28 September 2010

India’s $35 Tablet

India is showing off prototypes of a $35 touchscreen tablet which it hopes to sell to students in 2011. The tablet is Linux-based, and will have a word-processor, web-browsing, and video-conferencing. At an added cost, a solar-power option is available for people without access to electricity.
Kapil Sibal, the human resources development minister, says that “this is our answer to MIT’s $100 computer,” referring to the XO-1 from the One Laptop Per Child (OLPC) initiative. The cost is expected to go down to about $20, and then to $10.

This is obviously not a powerhouse computer, there is no hard drive (it uses a memory card instead), and the processor is likely not very fast, but with subsidies bringing the price down to $20, this is nonetheless an amazing feat.

Could this finally lead to companies selling products at a fair price, instead of paying for a label? Maybe not completely, but it might have an impact. As for the students that will be able to access the internet and actually own a computer (probably for the first time in their life), the effects will be monumental. When the average household in India makes $735 a year, a $100 laptop is still something of a luxury, and even a $35 device comes out to 1/21 of the family’s income. To put that in perspective, the average income in the United States is around $50,233, and 1/21 of that is $2,392.05.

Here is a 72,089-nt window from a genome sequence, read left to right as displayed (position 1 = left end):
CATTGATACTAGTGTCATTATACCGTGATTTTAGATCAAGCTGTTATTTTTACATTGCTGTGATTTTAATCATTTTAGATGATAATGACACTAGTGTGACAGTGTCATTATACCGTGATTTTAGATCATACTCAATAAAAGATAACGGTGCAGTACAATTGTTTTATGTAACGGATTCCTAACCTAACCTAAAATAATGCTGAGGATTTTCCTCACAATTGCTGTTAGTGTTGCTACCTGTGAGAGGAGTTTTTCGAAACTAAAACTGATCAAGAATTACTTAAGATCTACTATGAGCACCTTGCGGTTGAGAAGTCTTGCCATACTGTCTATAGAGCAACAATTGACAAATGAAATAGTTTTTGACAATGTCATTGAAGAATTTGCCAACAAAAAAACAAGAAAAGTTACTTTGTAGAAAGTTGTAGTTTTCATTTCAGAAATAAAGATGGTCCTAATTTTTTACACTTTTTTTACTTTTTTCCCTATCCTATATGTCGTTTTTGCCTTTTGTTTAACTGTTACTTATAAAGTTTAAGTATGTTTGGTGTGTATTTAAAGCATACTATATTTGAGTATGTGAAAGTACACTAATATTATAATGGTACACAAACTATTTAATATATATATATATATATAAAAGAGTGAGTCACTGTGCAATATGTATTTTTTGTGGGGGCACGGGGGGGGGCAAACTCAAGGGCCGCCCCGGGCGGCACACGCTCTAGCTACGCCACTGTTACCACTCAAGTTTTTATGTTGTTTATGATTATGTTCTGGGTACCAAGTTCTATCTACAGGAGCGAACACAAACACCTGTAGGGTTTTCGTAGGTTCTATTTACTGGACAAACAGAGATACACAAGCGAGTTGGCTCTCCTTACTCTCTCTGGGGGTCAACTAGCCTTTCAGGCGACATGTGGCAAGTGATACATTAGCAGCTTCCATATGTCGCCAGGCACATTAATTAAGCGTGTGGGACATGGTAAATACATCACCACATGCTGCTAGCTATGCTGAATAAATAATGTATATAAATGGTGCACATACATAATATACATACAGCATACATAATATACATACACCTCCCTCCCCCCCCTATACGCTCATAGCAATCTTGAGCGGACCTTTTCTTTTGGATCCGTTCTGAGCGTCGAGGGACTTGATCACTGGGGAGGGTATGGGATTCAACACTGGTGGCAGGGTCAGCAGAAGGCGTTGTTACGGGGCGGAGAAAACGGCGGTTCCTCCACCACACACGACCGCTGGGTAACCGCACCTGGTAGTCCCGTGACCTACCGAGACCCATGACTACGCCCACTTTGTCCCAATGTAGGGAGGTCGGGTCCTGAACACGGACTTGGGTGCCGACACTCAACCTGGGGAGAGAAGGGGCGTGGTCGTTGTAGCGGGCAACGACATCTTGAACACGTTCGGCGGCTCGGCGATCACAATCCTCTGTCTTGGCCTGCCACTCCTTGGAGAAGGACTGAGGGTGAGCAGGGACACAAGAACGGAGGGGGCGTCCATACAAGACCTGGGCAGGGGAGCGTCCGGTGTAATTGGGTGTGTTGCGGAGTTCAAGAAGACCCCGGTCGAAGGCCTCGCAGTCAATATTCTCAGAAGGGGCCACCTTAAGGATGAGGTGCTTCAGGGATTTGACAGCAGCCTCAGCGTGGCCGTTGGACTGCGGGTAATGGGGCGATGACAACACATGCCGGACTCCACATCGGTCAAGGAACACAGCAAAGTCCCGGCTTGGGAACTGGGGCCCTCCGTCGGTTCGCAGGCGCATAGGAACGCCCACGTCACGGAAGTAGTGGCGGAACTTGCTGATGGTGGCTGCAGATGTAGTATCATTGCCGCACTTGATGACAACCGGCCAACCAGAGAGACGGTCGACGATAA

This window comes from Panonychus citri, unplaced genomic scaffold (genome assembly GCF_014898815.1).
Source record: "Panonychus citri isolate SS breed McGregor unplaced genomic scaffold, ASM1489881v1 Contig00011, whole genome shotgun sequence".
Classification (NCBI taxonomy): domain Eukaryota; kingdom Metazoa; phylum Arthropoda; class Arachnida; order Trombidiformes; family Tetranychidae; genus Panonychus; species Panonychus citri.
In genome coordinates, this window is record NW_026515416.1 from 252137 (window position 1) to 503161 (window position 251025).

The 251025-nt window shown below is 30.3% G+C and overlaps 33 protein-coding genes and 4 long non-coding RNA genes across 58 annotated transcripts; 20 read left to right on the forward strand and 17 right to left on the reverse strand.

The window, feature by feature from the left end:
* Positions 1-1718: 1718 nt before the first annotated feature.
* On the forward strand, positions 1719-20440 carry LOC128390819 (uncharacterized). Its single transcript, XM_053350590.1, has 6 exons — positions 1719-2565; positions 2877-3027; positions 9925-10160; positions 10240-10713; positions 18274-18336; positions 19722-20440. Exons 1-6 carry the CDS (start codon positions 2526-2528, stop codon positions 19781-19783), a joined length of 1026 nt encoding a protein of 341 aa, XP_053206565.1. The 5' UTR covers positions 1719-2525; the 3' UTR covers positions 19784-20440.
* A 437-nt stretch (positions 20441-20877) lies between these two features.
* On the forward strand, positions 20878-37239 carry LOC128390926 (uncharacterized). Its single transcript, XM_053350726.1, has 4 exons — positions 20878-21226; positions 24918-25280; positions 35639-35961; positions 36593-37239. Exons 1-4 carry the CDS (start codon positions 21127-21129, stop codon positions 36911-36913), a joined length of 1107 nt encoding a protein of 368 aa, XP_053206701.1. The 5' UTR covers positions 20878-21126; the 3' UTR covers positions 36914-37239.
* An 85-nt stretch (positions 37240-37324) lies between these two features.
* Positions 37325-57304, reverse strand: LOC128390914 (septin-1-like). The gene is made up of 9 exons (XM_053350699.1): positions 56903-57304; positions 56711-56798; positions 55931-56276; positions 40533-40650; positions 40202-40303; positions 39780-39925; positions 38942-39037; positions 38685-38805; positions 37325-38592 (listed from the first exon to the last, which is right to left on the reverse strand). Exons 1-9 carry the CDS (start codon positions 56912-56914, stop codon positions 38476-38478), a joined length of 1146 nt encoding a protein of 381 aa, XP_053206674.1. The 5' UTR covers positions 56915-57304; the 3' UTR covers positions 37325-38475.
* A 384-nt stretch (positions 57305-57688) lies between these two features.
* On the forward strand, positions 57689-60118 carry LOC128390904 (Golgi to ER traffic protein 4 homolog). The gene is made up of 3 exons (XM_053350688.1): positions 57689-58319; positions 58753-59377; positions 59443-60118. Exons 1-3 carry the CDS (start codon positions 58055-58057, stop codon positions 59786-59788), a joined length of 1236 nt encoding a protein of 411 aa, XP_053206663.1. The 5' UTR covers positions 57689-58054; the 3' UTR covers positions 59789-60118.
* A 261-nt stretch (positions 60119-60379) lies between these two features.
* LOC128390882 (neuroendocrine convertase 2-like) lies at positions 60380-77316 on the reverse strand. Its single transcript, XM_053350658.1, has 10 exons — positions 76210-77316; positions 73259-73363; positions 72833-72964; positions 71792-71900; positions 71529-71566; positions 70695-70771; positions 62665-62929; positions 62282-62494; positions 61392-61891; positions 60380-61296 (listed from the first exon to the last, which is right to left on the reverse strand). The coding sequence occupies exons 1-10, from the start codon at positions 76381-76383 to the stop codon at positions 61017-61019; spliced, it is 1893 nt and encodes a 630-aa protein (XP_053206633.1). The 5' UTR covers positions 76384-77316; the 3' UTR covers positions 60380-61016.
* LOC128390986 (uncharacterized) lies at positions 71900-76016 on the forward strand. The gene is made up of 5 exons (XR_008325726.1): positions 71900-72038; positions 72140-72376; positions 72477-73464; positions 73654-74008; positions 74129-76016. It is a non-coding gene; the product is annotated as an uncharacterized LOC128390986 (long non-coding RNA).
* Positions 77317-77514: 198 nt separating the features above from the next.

I was part of an “experiment” where a class of students was given PalmPilot’s, to see whether it would help us learn more. While there was the inevitable goofing off, I do think that we all came out better off, having learned how to use these devices, gave us a better feel of the (then-new) technology. Moreover, using the interactive study guides they came with was fun and useful. I would love to see the day when these tablets can literally be given away for free to all students, especially if the internet access is free/very cheap.

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